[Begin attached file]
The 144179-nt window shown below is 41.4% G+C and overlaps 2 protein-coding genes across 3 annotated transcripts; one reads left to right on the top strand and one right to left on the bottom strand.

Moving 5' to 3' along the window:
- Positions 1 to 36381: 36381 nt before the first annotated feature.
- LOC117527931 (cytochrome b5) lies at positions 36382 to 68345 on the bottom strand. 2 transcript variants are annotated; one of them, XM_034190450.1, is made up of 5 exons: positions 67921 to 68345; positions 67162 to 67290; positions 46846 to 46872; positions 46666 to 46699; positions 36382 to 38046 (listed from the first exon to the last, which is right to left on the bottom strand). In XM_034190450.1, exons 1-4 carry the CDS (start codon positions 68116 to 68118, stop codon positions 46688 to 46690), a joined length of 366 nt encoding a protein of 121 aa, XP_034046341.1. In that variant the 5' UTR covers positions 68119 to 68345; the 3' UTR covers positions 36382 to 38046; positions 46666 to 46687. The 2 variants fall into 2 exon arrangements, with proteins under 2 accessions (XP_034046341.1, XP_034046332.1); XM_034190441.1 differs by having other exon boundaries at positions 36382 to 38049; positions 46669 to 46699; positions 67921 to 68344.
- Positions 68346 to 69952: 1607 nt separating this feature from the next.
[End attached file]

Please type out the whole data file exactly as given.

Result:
The 144179-nt window shown below is 41.4% G+C and overlaps 2 protein-coding genes across 3 annotated transcripts; one reads left to right on the top strand and one right to left on the bottom strand.

Moving 5' to 3' along the window:
- Positions 1 to 36381: 36381 nt before the first annotated feature.
- LOC117527931 (cytochrome b5) lies at positions 36382 to 68345 on the bottom strand. 2 transcript variants are annotated; one of them, XM_034190450.1, is made up of 5 exons: positions 67921 to 68345; positions 67162 to 67290; positions 46846 to 46872; positions 46666 to 46699; positions 36382 to 38046 (listed from the first exon to the last, which is right to left on the bottom strand). In XM_034190450.1, exons 1-4 carry the CDS (start codon positions 68116 to 68118, stop codon positions 46688 to 46690), a joined length of 366 nt encoding a protein of 121 aa, XP_034046341.1. In that variant the 5' UTR covers positions 68119 to 68345; the 3' UTR covers positions 36382 to 38046; positions 46666 to 46687. The 2 variants fall into 2 exon arrangements, with proteins under 2 accessions (XP_034046341.1, XP_034046332.1); XM_034190441.1 differs by having other exon boundaries at positions 36382 to 38049; positions 46669 to 46699; positions 67921 to 68344.
- Positions 68346 to 69952: 1607 nt separating this feature from the next.